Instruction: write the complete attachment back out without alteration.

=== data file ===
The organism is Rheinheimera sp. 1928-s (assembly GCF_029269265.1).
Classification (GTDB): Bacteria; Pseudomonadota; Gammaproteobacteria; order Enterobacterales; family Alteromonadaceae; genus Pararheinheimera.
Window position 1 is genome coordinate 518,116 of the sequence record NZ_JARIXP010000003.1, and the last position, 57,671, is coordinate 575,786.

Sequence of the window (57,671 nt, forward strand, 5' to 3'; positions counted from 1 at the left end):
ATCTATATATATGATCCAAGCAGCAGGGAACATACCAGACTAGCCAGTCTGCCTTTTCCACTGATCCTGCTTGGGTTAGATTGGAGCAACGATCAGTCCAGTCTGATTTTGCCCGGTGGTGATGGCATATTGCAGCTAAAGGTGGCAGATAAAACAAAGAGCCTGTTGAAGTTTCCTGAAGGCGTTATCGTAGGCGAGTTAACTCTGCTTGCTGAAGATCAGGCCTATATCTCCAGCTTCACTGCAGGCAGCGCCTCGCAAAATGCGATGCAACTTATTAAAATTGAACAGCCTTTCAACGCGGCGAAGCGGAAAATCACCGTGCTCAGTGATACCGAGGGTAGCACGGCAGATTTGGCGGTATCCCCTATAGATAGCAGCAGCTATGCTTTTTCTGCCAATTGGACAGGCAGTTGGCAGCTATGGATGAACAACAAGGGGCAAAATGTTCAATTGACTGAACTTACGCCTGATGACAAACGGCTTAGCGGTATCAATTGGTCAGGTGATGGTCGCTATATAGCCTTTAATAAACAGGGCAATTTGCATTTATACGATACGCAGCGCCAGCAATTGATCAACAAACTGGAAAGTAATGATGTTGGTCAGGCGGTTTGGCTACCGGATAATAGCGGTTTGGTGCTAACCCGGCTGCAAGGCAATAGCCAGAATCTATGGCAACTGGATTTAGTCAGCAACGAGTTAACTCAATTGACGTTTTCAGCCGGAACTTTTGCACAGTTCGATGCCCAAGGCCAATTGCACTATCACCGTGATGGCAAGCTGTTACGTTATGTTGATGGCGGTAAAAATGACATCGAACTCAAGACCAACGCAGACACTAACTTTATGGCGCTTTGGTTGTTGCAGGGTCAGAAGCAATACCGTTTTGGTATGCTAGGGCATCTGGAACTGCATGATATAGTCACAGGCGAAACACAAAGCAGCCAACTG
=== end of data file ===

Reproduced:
The organism is Rheinheimera sp. 1928-s (assembly GCF_029269265.1).
Classification (GTDB): Bacteria; Pseudomonadota; Gammaproteobacteria; order Enterobacterales; family Alteromonadaceae; genus Pararheinheimera.
Window position 1 is genome coordinate 518,116 of the sequence record NZ_JARIXP010000003.1, and the last position, 57,671, is coordinate 575,786.

Sequence of the window (57,671 nt, forward strand, 5' to 3'; positions counted from 1 at the left end):
ATCTATATATATGATCCAAGCAGCAGGGAACATACCAGACTAGCCAGTCTGCCTTTTCCACTGATCCTGCTTGGGTTAGATTGGAGCAACGATCAGTCCAGTCTGATTTTGCCCGGTGGTGATGGCATATTGCAGCTAAAGGTGGCAGATAAAACAAAGAGCCTGTTGAAGTTTCCTGAAGGCGTTATCGTAGGCGAGTTAACTCTGCTTGCTGAAGATCAGGCCTATATCTCCAGCTTCACTGCAGGCAGCGCCTCGCAAAATGCGATGCAACTTATTAAAATTGAACAGCCTTTCAACGCGGCGAAGCGGAAAATCACCGTGCTCAGTGATACCGAGGGTAGCACGGCAGATTTGGCGGTATCCCCTATAGATAGCAGCAGCTATGCTTTTTCTGCCAATTGGACAGGCAGTTGGCAGCTATGGATGAACAACAAGGGGCAAAATGTTCAATTGACTGAACTTACGCCTGATGACAAACGGCTTAGCGGTATCAATTGGTCAGGTGATGGTCGCTATATAGCCTTTAATAAACAGGGCAATTTGCATTTATACGATACGCAGCGCCAGCAATTGATCAACAAACTGGAAAGTAATGATGTTGGTCAGGCGGTTTGGCTACCGGATAATAGCGGTTTGGTGCTAACCCGGCTGCAAGGCAATAGCCAGAATCTATGGCAACTGGATTTAGTCAGCAACGAGTTAACTCAATTGACGTTTTCAGCCGGAACTTTTGCACAGTTCGATGCCCAAGGCCAATTGCACTATCACCGTGATGGCAAGCTGTTACGTTATGTTGATGGCGGTAAAAATGACATCGAACTCAAGACCAACGCAGACACTAACTTTATGGCGCTTTGGTTGTTGCAGGGTCAGAAGCAATACCGTTTTGGTATGCTAGGGCATCTGGAACTGCATGATATAGTCACAGGCGAAACACAAAGCAGCCAACTG